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Facebook’s Next Big Bet Is Making Your Phone’s Camera Smarter

Facebook has gotten us all to share text posts and photos, and is seeing a lot of use of video. Now, it wants to turn is all into live streamers, and use advanced technology to aid our use of our phone cameras: That’s the gist of an outlook that Facebook’s Chief Product Officer Chris Cox gave at the Wall Street Journal’s WSJ.D Live conference in Laguna Beach, Calif. Tuesday.

Cox said that Facebook has already seen 400 percent growth in live streaming since opening it up to all of its users in May. Not all of that is coming from users watching broadcasts of major media brands, he explained, adding that the number of small broadcasters — teenagers that stream to just a dozen of their friends — was a surprise even to Facebook itself.

Key to Facebook Live’s future growth will be technology that adds to the live broadcast experience, said Cox. He showed off one example that Facebook is currently experimenting with in the lab: An app that automatically takes the camera input and in real-time renders it in the style of famous painters like van Gogh using neural networks.

The bigger idea behind experiments like this is to turn the camera into an advanced tool that unlocks live streaming and augmented reality experiences, said Cox. “This is going to help take the technology to the next level.”

Cox was joined on stage by Facebook’s Chief Operating Officer Sheryl Sandberg, who argued that Live is an evolution of free expression on Facebook, complete with the challenges that come with it. The company has been in hot waters in the past for overzealous removal of content, and suggested last week that it was ready to relax some of its guidelines for acceptable content.

“Facebook is a platform for all ideas,” Sandberg said. “We also want to be a really safe community. Those two things can come into conflict.”

As Facebook is making decision what content to keep on its platform and what to ban, it often finds itself confronted with criticism that it is exercising editorial control — a charge that Sandberg and Cox denied. “A media company is about the story that it tells,” said Cox. “A technology company is about the tools that it builds.”

Source: Variety, article by Janko Roettgers (http://variety.com/2016/digital/news/facebook-chris-cox-sheryl-sandberg-live-1201900331/)

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What’s The Ideal Length For Your Business’ Digital Content?

What’s the ideal length for my business’ digital content?” It’s a question I’ve been asked many times by startups in Asia.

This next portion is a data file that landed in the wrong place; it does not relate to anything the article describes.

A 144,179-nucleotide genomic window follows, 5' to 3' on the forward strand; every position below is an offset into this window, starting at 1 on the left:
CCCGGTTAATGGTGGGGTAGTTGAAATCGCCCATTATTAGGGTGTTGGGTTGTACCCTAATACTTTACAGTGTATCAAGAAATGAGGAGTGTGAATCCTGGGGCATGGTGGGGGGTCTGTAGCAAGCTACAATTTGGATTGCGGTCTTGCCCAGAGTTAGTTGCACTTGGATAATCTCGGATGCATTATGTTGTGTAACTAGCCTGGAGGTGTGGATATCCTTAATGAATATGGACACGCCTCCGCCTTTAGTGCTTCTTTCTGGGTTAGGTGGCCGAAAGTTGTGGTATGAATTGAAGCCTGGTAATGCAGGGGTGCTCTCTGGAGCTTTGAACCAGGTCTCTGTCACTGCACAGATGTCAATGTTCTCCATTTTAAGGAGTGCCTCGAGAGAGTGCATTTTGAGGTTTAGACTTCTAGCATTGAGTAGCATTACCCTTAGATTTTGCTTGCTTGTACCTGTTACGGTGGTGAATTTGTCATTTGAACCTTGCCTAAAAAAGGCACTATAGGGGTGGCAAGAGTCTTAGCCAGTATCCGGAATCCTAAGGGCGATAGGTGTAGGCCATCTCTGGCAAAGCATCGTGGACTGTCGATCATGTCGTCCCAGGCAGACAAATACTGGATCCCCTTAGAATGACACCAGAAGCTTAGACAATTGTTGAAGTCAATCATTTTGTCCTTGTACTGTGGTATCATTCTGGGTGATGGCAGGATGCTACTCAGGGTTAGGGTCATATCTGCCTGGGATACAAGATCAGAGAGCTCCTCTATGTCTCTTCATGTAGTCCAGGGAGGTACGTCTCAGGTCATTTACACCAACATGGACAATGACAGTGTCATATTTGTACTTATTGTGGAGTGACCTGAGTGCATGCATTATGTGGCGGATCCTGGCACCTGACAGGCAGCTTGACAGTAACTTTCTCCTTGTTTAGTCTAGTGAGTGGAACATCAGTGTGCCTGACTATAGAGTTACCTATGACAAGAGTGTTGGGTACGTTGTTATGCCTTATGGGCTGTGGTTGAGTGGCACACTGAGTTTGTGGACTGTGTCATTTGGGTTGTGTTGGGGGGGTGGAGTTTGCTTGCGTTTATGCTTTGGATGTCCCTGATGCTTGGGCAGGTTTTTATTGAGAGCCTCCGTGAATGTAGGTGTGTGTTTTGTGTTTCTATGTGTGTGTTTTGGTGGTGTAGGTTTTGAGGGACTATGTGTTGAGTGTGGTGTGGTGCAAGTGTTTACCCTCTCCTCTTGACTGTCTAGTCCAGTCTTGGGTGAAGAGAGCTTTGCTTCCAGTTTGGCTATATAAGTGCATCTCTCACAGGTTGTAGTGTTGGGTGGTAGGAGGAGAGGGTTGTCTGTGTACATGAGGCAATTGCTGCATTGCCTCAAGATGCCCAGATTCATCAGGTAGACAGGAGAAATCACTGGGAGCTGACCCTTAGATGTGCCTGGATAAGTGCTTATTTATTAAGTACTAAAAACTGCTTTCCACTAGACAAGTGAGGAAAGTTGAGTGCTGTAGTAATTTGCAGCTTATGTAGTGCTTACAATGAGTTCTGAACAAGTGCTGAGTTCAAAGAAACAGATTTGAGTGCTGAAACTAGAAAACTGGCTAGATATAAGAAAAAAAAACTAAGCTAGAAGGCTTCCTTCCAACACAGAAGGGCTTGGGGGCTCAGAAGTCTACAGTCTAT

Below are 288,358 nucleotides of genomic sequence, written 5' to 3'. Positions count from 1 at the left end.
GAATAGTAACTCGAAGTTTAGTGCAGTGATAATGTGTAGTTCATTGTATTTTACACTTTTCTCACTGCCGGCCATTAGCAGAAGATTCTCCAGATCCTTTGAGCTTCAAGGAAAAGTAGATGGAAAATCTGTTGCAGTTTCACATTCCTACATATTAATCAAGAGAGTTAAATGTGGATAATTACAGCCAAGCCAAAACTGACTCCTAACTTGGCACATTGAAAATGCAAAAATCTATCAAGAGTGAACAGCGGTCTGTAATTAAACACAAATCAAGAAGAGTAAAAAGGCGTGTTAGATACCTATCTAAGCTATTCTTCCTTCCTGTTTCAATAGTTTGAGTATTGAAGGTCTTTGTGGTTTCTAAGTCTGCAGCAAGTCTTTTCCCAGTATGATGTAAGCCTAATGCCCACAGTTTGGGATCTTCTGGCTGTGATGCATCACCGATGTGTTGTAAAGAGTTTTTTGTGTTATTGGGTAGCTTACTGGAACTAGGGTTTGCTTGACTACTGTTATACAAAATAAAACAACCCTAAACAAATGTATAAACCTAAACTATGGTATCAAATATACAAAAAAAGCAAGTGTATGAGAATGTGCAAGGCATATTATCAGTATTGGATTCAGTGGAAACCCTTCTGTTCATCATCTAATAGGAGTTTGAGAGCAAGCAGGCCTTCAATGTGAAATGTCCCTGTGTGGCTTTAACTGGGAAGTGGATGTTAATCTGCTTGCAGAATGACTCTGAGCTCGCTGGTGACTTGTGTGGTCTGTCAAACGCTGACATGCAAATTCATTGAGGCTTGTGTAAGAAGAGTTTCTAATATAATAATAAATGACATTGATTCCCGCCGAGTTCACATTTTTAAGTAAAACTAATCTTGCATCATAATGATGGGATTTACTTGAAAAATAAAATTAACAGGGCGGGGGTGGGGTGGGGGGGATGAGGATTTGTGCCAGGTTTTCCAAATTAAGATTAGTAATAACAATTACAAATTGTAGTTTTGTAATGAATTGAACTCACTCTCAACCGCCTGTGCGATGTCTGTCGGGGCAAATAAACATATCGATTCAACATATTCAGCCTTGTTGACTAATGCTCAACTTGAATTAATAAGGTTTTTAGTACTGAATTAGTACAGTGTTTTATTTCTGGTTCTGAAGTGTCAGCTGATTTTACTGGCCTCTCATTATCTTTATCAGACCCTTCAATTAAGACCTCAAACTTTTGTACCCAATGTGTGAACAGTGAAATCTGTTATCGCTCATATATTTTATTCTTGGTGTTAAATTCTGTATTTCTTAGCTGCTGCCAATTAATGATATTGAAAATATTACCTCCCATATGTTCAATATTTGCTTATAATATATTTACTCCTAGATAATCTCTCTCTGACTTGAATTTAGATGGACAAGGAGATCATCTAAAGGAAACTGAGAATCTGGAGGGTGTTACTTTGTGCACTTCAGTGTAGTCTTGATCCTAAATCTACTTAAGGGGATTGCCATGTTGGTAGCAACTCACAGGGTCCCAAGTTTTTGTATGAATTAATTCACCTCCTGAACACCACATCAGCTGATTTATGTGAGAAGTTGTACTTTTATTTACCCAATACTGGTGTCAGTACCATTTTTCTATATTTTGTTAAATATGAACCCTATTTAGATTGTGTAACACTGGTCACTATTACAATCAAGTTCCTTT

Here’s the advice I give

Before you dive into how long your content should be, ask yourself three simple questions:

1. Who is my audience?

2. What are their pain points?

3. How does my business help?

Once you’ve answered those questions, start by defining your audiences in terms of personas. (Not sure where to start? HubSpot offers a free buyer personas template.)

Now put yourself in your personas’ shoes. What kind of content would solve their pain points or interest them? Let’s say your target audience are busy CEOs. They’re likely interested in topline insights and best practices rather than long-form whitepapers. (At least, that’s been the case in my experience.) Alternatively, if you’re targeting digital marketing managers, they often crave in-depth articles with practical tips on a particular topic. See the difference?

For a more data-driven approach, I recommend checking out BuzzSumo’s Content Analysis tool.

Once again, let’s assume you’re promoting digital marketing courses. If you enter “digital marketing” into the tool, it will show you the length of related articles that get the most shares online.

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According to the chart above, “digital marketing” articles over 2,000 words tend to get more shares online. It’s interesting to note that articles less than 1,000 words received around the same amount of shares as articles over 2,000 words, at least on LinkedIn.

So, it’s worth noting not only the total shares across social media platforms but also the total shares on the social media network that your personas use.

By using this data along with your personas’ insights, you’re more likely to develop the right content for your audience.

What about SEO?

Your content’s position on Google can often make or break your content, in terms of views and conversions.

So which does Google prefer: shorter or longer content?

According to search engine results page (SERP) data from SEMRush, they found that longer content tends to rank higher on Google. In fact, the average Google first page result contains 1,890 words.

Now content length is not the only factor that Google considers when ranking content on the first page, but it does have an impact according to the studies above.

Remember this…

While longer content tends to perform better on search engines and get more shares, the most important variable when considering your content length should be your audience. Keep them satisfied and your rankings and shares will follow.

Source: Forbes, article by Joe Escobedo (http://www.forbes.com/sites/joeescobedo/2016/10/24/whats-the-ideal-length-for-your-business-digital-content/#5472e0362e7e)

 

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